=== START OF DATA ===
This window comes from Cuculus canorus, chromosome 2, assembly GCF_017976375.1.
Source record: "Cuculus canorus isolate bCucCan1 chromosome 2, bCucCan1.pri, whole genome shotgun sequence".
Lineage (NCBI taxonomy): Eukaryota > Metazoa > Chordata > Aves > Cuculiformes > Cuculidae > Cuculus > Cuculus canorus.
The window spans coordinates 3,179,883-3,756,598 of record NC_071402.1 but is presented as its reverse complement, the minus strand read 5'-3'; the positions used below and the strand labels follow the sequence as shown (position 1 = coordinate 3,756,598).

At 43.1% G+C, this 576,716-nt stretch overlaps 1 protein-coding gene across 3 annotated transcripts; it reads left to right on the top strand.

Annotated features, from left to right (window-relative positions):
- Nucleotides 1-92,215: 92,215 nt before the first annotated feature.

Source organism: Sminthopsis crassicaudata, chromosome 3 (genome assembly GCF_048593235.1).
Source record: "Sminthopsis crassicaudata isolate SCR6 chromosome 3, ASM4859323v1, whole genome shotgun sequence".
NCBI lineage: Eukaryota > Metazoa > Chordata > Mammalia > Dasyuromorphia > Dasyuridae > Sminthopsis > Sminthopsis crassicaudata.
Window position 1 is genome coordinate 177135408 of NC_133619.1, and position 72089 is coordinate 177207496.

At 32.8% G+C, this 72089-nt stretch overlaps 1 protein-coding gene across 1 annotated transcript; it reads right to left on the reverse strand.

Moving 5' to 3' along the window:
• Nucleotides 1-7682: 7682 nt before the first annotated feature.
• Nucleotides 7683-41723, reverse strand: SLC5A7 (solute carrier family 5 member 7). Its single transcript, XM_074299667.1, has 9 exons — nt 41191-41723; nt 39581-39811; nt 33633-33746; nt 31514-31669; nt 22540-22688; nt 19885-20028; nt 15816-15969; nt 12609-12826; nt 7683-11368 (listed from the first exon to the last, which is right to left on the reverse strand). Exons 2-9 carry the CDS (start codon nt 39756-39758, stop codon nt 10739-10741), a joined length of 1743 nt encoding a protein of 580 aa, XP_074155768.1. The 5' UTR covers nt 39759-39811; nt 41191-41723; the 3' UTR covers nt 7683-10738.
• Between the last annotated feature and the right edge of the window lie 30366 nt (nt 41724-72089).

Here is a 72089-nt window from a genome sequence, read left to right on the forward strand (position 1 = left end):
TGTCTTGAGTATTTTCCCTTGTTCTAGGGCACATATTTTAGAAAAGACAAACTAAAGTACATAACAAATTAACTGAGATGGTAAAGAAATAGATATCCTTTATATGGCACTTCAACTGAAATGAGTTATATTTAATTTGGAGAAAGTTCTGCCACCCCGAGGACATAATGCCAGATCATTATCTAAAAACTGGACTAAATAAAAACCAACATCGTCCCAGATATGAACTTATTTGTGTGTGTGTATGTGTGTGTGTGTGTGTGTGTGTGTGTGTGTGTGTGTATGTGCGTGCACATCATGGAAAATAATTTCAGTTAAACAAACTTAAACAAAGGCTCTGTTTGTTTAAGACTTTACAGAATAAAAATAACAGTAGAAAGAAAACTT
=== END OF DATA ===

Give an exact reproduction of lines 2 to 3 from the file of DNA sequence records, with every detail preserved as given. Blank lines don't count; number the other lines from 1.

Source record: "Cuculus canorus isolate bCucCan1 chromosome 2, bCucCan1.pri, whole genome shotgun sequence".
Lineage (NCBI taxonomy): Eukaryota > Metazoa > Chordata > Aves > Cuculiformes > Cuculidae > Cuculus > Cuculus canorus.